It was this time last year that Robbie Grabarz found himself at a crossroads. He had just turned 24 and his athletics career was seemingly going nowhere.
The Cambridgeshire high jumper had failed to qualify for the British team for the main event of the pre-Olympic year, the 2011 World Championships in Daegu, South Korea. He had finished the outdoor season ranked 44th in the world, with a best jump of 2.28 metres. And he had just discovered he had been totally dropped from Lottery funding.
On the table was an offer to pursue his dream job away from the sporting arena: restoring classic cars. Grabarz thought long and hard about a change of direction.
"I was pretty close to taking up the job offer," he confesses. "It was on the table, ready to go, and it had a two-week deadline on it – do you want this job or not?
"I took myself away and said, 'Do I really want to go and restore cars for a living? Or do I want to give high jumping one last shot?'
"It was a tough decision, because that kind of job offer doesn't come along very often, but obviously I made the right decision."
He did that. Twelve months on, instead of tinkering around with carburettors for a living, Grabarz has established himself among the global elite of track and field. In June he won the European high jump title in Helsinki. In early August he won an Olympic bronze medal in London. And at the end of the 2012 outdoor season he scooped the $40,000 (£24,800) prize as the top high jumper in the IAAF's Diamond League series.
The fateful decision to give athletics one last shot came not just after the car restorer job offer but after a heart-to-heart talk in which Grabarz's coach, Fuzz Ahmed, had told him he needed to change his attitude drastically if he was to have any hope of realising his rich potential.
"To be honest, I think it helped me make a clearer decision, because the offer was there to go," Grabarz says. "It wasn't just, 'Don't do track any more.' It was a matter of, 'Don't do it and you've got something else to go and do straight away.'
"It made it real. It wasn't just a light-hearted decision – 'Ah, I don't know what else I want to do, I'll keep doing the track and field.' It was, 'Do you really want to do this yet or jump high.' And I decided to pull my finger out and start performing."
He did so from the breadline – a position several of his Olympic team-mates now find themselves in after the announcement of the Lottery funding list for 2012-13 this week.
It was only when he began hitting the heights in the indoor season in January that Grabarz started to earn money to fund himself. This time, he is on the World Class Performance list issued by UK Athletics and will receive an estimated £55,000 a year.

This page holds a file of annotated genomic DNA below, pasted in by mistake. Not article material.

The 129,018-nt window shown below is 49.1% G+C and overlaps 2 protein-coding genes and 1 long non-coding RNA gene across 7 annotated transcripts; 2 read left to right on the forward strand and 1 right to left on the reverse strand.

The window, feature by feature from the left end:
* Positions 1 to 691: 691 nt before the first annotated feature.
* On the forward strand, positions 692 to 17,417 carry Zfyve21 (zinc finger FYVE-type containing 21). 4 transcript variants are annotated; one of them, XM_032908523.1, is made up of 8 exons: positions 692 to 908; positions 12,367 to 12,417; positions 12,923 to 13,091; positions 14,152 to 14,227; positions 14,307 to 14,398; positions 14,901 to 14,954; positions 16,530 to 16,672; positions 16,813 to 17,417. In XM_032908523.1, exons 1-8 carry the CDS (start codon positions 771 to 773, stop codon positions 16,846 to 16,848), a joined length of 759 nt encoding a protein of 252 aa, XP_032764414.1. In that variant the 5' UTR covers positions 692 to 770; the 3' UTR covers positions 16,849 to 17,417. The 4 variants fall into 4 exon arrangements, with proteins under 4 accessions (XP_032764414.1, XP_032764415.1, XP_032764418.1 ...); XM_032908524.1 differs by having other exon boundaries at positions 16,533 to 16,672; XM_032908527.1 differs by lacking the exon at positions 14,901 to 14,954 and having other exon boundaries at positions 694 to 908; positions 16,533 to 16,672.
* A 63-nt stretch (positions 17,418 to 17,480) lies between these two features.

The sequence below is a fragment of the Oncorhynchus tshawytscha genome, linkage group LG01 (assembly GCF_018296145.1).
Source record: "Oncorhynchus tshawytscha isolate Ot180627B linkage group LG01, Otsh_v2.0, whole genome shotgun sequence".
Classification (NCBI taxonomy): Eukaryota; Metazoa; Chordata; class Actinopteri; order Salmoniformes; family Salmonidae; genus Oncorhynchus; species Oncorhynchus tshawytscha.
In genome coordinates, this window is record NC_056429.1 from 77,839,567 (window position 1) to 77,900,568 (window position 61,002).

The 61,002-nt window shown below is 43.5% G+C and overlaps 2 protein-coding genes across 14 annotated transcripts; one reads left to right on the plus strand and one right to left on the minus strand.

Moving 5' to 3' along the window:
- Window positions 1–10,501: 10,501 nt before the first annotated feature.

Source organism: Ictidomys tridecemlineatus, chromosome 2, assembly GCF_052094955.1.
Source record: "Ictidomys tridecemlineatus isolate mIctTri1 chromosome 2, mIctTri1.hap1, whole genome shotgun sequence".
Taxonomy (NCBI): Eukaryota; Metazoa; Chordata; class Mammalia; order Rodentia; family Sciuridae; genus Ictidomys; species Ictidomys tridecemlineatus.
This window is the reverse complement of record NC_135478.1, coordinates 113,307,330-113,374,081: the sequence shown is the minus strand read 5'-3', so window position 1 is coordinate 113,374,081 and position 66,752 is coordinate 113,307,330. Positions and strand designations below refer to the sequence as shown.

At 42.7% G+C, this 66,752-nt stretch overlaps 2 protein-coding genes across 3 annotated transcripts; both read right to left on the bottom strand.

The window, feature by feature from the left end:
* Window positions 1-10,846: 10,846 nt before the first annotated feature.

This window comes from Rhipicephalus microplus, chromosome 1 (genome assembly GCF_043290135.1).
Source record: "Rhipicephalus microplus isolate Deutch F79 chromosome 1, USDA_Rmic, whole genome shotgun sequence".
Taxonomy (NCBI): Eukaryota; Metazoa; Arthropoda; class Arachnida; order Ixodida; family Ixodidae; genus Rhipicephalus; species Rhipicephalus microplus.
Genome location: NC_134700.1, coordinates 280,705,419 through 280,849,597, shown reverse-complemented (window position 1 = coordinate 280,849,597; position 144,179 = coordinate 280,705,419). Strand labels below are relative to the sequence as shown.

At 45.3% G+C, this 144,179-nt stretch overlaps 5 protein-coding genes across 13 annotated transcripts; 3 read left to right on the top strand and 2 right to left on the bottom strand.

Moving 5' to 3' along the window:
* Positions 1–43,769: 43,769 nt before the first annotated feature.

"I've achieved a lot without that funding and support and I think I can achieve even more with it," Grabarz says. "My coach is supported by UK Athletics and UK Sport and that has directly affected me in that he has all the time in the world to dedicate to me. The fact that I'll have full access all the time to the medical services – things like that – is going to be phenomenal.
"You're looking to add small percentages to what you've already got. I think that's where you make the difference. Going into next year, the support of UK Athletics can only help me do that."
It should also be a help that Grabarz has been left with a lingering hunger from 2012. Olympic bronze was a stunning achievement but his form on the Diamond League circuit – he jumped 2.37m in Lausanne in August, equalling Steve Smith's UK outdoor record – showed his undoubted world-beating potential.
"I've got a massive motivation," he says. "I've achieved a lot but I've not done anything perfectly this year. There's so much more to improve upon and do better.
"I've probably got more fire in my belly after this year than I've ever had before. I've had a taste for it and I want more of it."
Back in training after a two-week break in Australia, Grabarz is already laying the foundations for the 2013 indoor season. As he reflects on his breakthrough year, though, which memory from 2012 will stand above all?
"The roar of the crowd in the Olympic Stadium will last with me for ever," Grabarz says.
"But I think the thing I'm proudest of is the turnaround that I have made in jumping consistently well. I think winning the Diamond League proves the fact that you've jumped high all year – and beaten the best guys in the world regularly."
Robbie Grabarz is an ambassador for Alfa Romeo, official car supplier to UK Athletics. visit: www.alfaromeo.co.uk